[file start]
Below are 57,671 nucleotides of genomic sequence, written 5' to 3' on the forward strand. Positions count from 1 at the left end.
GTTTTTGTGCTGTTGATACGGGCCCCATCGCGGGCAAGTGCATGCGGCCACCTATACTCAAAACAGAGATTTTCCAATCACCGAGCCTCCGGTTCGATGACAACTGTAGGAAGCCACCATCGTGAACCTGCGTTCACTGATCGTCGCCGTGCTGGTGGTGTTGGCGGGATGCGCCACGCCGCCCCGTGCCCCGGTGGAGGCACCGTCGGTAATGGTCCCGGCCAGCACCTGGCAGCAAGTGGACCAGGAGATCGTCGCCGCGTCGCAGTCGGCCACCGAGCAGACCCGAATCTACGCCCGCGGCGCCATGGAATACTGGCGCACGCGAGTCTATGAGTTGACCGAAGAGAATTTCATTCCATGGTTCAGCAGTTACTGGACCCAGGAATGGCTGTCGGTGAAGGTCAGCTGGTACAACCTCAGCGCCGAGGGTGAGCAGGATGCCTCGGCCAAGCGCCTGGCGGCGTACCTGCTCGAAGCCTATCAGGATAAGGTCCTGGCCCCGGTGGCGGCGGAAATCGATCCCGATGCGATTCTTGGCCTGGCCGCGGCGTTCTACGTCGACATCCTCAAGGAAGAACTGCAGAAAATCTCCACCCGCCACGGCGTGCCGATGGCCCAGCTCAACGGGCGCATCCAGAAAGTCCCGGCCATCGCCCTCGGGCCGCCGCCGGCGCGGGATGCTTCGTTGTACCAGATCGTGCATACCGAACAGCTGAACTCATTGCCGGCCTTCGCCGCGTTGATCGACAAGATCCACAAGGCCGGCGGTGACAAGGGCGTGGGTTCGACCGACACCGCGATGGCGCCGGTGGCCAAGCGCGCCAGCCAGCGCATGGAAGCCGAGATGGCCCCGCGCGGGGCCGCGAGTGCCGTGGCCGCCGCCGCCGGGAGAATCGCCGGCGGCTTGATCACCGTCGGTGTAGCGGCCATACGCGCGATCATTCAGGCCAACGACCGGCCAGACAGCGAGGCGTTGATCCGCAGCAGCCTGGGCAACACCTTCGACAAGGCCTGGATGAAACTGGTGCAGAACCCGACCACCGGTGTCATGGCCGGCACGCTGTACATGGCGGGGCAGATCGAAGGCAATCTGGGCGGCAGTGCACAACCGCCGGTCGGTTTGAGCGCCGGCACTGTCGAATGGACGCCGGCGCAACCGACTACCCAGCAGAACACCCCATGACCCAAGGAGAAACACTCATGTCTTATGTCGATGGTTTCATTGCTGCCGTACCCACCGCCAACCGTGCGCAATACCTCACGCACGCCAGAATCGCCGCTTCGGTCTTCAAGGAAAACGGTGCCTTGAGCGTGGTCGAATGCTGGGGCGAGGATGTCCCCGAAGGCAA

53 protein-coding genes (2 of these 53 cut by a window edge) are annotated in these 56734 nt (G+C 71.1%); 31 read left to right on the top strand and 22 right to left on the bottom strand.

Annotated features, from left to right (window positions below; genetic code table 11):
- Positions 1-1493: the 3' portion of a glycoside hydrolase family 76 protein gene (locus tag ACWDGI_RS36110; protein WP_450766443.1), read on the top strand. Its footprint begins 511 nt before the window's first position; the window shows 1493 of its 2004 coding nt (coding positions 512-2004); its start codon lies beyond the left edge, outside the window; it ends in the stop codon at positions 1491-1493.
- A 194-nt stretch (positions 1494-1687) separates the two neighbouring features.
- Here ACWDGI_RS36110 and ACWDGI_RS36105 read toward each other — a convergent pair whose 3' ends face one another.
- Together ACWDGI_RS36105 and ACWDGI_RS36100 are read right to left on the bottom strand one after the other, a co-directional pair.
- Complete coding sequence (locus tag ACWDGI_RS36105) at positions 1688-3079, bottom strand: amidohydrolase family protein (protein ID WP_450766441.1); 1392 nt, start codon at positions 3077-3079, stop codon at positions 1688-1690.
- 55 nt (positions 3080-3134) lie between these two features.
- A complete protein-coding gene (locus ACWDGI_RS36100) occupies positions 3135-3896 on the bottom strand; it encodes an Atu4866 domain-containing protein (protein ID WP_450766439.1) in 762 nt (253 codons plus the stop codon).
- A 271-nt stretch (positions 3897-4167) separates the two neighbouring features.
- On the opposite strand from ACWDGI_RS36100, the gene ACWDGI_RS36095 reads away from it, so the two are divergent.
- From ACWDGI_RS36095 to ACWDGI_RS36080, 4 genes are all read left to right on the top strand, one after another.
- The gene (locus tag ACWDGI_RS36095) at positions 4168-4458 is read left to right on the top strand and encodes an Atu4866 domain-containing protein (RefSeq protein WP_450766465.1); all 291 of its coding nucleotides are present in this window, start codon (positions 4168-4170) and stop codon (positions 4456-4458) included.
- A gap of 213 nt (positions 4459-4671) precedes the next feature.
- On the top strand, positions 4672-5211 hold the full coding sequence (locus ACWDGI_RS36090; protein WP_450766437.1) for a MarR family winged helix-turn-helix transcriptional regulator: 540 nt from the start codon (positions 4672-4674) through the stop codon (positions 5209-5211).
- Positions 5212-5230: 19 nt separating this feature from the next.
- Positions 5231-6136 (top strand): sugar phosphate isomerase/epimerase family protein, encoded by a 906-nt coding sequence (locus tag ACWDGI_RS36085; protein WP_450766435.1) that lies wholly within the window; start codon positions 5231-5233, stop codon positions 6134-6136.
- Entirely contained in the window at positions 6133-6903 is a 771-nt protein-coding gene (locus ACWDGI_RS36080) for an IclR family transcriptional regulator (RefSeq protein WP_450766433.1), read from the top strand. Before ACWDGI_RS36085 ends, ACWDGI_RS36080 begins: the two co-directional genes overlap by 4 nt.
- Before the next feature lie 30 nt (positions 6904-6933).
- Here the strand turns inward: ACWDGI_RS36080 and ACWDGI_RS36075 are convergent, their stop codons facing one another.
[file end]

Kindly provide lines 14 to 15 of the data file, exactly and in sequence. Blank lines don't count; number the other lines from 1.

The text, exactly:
- From ACWDGI_RS36095 to ACWDGI_RS36080, 4 genes are all read left to right on the top strand, one after another.
- The gene (locus tag ACWDGI_RS36095) at positions 4168-4458 is read left to right on the top strand and encodes an Atu4866 domain-containing protein (RefSeq protein WP_450766465.1); all 291 of its coding nucleotides are present in this window, start codon (positions 4168-4170) and stop codon (positions 4456-4458) included.